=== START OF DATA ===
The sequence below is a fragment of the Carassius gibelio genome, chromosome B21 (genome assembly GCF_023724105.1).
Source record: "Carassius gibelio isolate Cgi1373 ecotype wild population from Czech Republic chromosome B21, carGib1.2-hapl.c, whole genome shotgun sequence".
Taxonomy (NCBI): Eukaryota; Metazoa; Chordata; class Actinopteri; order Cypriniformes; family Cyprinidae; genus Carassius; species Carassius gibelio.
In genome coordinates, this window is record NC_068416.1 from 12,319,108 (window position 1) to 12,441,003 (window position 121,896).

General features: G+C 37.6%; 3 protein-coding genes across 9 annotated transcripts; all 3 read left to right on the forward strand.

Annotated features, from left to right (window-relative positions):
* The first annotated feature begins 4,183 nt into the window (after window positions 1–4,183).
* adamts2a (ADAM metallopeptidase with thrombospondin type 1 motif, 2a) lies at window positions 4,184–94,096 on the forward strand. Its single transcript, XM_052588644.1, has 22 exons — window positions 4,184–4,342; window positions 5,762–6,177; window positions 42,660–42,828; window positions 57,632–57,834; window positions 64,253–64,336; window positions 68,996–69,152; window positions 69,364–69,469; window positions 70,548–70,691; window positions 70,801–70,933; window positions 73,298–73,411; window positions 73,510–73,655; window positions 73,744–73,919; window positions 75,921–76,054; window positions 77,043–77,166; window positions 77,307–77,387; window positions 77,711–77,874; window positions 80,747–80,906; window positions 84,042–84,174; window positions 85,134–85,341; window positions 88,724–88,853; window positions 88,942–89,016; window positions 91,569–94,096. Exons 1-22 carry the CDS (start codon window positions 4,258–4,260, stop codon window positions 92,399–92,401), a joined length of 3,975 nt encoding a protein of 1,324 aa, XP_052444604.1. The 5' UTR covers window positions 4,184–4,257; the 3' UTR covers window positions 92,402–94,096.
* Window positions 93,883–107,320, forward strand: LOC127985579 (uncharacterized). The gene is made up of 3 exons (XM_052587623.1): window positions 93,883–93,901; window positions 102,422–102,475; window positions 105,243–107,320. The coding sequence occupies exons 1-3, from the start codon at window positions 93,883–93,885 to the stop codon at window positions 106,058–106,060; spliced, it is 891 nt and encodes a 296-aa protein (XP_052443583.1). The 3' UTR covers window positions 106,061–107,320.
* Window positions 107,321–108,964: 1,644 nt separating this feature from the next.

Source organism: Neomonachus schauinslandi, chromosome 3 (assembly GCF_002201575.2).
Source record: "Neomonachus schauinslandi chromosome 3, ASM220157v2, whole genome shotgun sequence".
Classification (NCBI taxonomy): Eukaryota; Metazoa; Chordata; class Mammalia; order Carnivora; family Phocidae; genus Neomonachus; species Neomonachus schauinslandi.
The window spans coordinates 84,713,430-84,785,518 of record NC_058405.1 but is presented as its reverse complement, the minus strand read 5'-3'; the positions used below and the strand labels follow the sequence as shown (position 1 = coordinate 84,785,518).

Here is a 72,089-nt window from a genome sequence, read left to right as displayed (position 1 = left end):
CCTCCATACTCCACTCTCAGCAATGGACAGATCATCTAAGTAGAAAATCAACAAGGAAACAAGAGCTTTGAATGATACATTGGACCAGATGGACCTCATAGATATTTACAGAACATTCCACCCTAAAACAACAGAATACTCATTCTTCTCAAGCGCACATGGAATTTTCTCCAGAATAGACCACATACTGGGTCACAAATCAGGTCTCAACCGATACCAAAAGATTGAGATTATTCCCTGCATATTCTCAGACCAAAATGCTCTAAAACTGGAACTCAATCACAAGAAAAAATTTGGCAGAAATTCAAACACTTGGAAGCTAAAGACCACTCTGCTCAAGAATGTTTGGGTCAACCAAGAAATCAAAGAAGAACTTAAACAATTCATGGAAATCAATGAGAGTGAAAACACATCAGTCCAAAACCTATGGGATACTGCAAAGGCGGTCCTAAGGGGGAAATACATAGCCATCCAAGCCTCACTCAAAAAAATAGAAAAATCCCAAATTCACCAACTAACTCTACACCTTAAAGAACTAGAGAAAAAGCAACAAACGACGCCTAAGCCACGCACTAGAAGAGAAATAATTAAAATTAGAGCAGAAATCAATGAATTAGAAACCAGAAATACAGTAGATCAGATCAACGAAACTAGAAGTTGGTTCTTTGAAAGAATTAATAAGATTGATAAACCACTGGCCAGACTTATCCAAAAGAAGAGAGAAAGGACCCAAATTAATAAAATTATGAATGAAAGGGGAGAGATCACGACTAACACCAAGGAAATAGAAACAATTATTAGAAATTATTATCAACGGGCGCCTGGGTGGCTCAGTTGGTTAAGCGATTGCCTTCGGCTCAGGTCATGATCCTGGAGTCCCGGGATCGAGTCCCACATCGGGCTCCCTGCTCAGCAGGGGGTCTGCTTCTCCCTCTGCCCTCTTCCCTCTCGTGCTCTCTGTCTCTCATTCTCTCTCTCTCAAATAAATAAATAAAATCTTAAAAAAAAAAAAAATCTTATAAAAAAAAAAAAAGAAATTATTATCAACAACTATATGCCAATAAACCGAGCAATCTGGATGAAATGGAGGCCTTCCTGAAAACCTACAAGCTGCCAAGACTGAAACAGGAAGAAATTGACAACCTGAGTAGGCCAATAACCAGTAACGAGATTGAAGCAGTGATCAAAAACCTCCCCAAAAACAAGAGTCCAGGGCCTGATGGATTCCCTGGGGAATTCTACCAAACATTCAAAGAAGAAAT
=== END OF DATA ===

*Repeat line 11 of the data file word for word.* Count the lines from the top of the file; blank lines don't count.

Source organism: Neomonachus schauinslandi, chromosome 3 (assembly GCF_002201575.2).